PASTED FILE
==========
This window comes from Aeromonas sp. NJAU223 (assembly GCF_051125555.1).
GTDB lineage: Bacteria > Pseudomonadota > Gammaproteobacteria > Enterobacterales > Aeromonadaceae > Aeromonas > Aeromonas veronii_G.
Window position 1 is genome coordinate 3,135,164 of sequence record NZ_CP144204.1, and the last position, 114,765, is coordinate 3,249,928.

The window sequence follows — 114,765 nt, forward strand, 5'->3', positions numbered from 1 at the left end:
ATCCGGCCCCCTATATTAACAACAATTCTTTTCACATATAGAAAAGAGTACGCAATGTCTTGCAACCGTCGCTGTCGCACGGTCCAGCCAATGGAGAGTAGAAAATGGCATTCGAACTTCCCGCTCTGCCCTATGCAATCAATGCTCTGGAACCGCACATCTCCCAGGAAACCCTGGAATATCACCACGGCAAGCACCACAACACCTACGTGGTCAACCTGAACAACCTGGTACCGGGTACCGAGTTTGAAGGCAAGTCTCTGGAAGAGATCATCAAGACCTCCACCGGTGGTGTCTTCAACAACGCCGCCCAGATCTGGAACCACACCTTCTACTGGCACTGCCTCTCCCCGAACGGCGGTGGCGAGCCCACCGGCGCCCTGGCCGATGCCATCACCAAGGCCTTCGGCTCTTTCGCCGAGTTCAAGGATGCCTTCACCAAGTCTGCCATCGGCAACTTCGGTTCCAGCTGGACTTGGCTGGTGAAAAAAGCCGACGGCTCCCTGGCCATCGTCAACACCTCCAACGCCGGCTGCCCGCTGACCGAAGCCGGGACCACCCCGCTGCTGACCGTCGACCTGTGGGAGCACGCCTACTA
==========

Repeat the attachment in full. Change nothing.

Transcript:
This window comes from Aeromonas sp. NJAU223 (assembly GCF_051125555.1).
GTDB lineage: Bacteria > Pseudomonadota > Gammaproteobacteria > Enterobacterales > Aeromonadaceae > Aeromonas > Aeromonas veronii_G.
Window position 1 is genome coordinate 3,135,164 of sequence record NZ_CP144204.1, and the last position, 114,765, is coordinate 3,249,928.

The window sequence follows — 114,765 nt, forward strand, 5'->3', positions numbered from 1 at the left end:
ATCCGGCCCCCTATATTAACAACAATTCTTTTCACATATAGAAAAGAGTACGCAATGTCTTGCAACCGTCGCTGTCGCACGGTCCAGCCAATGGAGAGTAGAAAATGGCATTCGAACTTCCCGCTCTGCCCTATGCAATCAATGCTCTGGAACCGCACATCTCCCAGGAAACCCTGGAATATCACCACGGCAAGCACCACAACACCTACGTGGTCAACCTGAACAACCTGGTACCGGGTACCGAGTTTGAAGGCAAGTCTCTGGAAGAGATCATCAAGACCTCCACCGGTGGTGTCTTCAACAACGCCGCCCAGATCTGGAACCACACCTTCTACTGGCACTGCCTCTCCCCGAACGGCGGTGGCGAGCCCACCGGCGCCCTGGCCGATGCCATCACCAAGGCCTTCGGCTCTTTCGCCGAGTTCAAGGATGCCTTCACCAAGTCTGCCATCGGCAACTTCGGTTCCAGCTGGACTTGGCTGGTGAAAAAAGCCGACGGCTCCCTGGCCATCGTCAACACCTCCAACGCCGGCTGCCCGCTGACCGAAGCCGGGACCACCCCGCTGCTGACCGTCGACCTGTGGGAGCACGCCTACTA